Goucher exhibit shows draw of Japanese and American aesthetic

March 19, 1993|By John Dorsey | John Dorsey,Art Critic

Those who saw Mineko Grimmer's elegant and mesmerizing "music boxes" at the Maryland Institute's recent "Hypnosis" exhibit may be surprised to learn that this Los Angeles artist is represented here again so soon, in a show at Goucher College called "Confluence: Art at the Intersection of Japanese and American Esthetics."

Although Grimmer's one work at Goucher is in principle much the same as the two at the institute, it's on a larger scale and in a different context.

"Confluence" brings together two artists who have experienced both Japanese and American influences, Grimmer and Tom Nakashima, to see how the two countries' aesthetics can merge in individuals. It's a timely concept in a multicultural period, especially in a country where we are subject, by individual background and by participation in a polyglot society, to influences of many cultures.

As curator Helen Glazer's intelligent essay points out, Grimmer's and Nakashima's backgrounds are different and somewhat opposite. And the duality of influence in their art shows itself in different ways.

Grimmer was born and brought up in Japan, where she received a traditional Western Beaux-Arts-style training long out of favor here. Having married an American and moved to the United States, she has come to blend principles of conceptual art with a bTC sensitivity to materials and a response to nature that reflect her heritage.

Her work here, "Untitled," features an inverted pyramid of pebbles frozen in ice over a pool of water with two piano wires pulled taut above it. Between the pebbles and the pool are six groups of bamboo "fingers" projecting at different levels from wooden towers at either side. As the ice melts, the pebbles fall into the water, clacking on the bamboo and pinging on the wires as they go. It's a fascinating and restful work to contemplate, and, as Glazer points out, it incorporates conceptual ideas such as the creation of temporary works and the importance of process.

Nakashima is a different story. Born in this country of a Japanese-American father and a Canadian mother, and raised as a Midwestern Roman Catholic, he made a pilgrimage to Japan in 1988 when he was in his late 40s.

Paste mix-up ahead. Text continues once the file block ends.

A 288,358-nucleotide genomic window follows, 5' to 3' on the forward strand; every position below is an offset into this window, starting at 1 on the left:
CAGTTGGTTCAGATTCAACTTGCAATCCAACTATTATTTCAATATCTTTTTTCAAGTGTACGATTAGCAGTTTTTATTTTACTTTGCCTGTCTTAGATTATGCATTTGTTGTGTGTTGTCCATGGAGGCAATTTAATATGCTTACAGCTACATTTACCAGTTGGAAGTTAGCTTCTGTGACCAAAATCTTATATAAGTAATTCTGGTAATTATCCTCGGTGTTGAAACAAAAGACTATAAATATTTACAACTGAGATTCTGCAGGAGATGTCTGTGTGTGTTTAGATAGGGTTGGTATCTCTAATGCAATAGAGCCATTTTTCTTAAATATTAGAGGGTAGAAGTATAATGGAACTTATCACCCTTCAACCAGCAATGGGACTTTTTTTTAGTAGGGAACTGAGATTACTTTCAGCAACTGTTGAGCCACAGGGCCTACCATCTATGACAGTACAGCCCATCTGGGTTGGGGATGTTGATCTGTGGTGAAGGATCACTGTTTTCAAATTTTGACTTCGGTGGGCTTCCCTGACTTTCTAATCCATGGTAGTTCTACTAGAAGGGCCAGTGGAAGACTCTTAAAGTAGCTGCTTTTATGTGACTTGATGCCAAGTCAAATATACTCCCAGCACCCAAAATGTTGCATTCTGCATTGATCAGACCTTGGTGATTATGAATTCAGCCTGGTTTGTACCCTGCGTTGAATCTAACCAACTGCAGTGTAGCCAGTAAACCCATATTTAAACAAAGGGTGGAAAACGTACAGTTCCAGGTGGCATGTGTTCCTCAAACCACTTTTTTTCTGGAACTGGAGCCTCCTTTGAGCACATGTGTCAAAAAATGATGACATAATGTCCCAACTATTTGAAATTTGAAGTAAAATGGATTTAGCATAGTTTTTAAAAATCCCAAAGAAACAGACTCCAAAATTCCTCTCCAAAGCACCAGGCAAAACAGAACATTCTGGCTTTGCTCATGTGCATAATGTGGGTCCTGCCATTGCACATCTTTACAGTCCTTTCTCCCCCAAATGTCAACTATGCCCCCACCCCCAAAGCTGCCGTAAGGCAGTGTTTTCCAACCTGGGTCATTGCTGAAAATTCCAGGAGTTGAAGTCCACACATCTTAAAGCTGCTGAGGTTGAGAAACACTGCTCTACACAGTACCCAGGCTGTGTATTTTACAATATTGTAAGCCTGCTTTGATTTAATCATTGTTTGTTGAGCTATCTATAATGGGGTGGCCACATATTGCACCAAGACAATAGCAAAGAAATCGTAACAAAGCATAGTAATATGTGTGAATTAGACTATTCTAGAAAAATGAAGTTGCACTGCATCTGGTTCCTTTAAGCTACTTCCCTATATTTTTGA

His best works here, paintings which incorporate images of cages, are quite Western in their look. It is in their content that they most strongly bring in the Japanese element, for Nakashima's paintings of cages refer to the internment of Japanese-Americans during World War II. The rationale at the time may have been that internment was partly for their own protection, but Nakashima's "Coffin/Cage" reminds us that a cage does not so much protect as destroy.

Although certain borrowings from Japanese art can be pointed out in Nakashima's work, it shows its American origins more clearly than its Japanese. Of the two artists here, Grimmer provides the more fully balanced example of the exhibit's title, "Confluence."

"Confluence: Art at the Intersection of Japanese and American Esthetics"

Where: Rosenberg Gallery, Kraushaar Auditorium, Goucher College, Dulaney Valley Road, Towson.

When: 9 a.m. to 5 p.m. Mondays through Fridays and on evenings and weekends when there are events in Kraushaar, through April 23. Two events are scheduled in conjunction with

the exhibit.

* On March 30 at 7.30 p.m. there will be a panel discussion of cross-cultural issues in Merrick Hall (adjacent to Kraushaar), including the artists. Admission is free.

* On April 4 at 8 p.m. and 10 p.m., also in Merrick Hall, the Computer Music Consort will present a concert of music by John Cage, including a composition that incorporates Mineko Grimmer's work. For that occasion, the work will be moved into Merrick and consequently will not be on view in the exhibit from April 2 to April 6.

Call: (410) 337-6333 for information about the exhibit; (410) 659-8124 for information about the concert and lecture.

Baltimore Sun Articles
|
|
|
Please note the green-lined linked article text has been applied commercially without any involvement from our newsroom editors, reporters or any other editorial staff.